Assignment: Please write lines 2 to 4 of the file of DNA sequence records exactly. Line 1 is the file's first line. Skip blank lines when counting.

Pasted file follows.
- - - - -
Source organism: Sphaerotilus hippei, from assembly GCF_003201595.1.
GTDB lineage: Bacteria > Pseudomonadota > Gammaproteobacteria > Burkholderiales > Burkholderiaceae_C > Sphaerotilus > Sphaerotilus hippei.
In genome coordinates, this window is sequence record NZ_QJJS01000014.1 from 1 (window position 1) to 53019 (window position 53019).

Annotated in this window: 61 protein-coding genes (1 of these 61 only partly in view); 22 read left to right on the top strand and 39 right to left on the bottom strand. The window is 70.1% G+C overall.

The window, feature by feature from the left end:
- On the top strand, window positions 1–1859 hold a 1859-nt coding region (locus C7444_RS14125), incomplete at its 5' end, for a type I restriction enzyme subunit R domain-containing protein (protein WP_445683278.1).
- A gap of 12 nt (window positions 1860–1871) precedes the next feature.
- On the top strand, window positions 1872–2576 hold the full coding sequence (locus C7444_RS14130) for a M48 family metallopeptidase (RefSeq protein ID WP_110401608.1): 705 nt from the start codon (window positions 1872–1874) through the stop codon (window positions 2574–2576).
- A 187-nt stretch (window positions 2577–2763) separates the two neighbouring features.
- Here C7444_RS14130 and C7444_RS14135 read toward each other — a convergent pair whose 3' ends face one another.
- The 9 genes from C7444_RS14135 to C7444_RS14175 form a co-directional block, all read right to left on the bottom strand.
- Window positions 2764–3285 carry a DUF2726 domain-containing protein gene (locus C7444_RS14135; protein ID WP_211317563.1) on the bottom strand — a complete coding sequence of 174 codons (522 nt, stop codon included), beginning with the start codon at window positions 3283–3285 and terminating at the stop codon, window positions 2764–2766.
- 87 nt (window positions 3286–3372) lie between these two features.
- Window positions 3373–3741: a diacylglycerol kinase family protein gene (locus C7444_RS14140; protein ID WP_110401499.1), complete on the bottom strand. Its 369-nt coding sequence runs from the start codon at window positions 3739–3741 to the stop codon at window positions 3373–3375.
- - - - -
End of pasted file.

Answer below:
GTDB lineage: Bacteria > Pseudomonadota > Gammaproteobacteria > Burkholderiales > Burkholderiaceae_C > Sphaerotilus > Sphaerotilus hippei.
In genome coordinates, this window is sequence record NZ_QJJS01000014.1 from 1 (window position 1) to 53019 (window position 53019).

Annotated in this window: 61 protein-coding genes (1 of these 61 only partly in view); 22 read left to right on the top strand and 39 right to left on the bottom strand. The window is 70.1% G+C overall.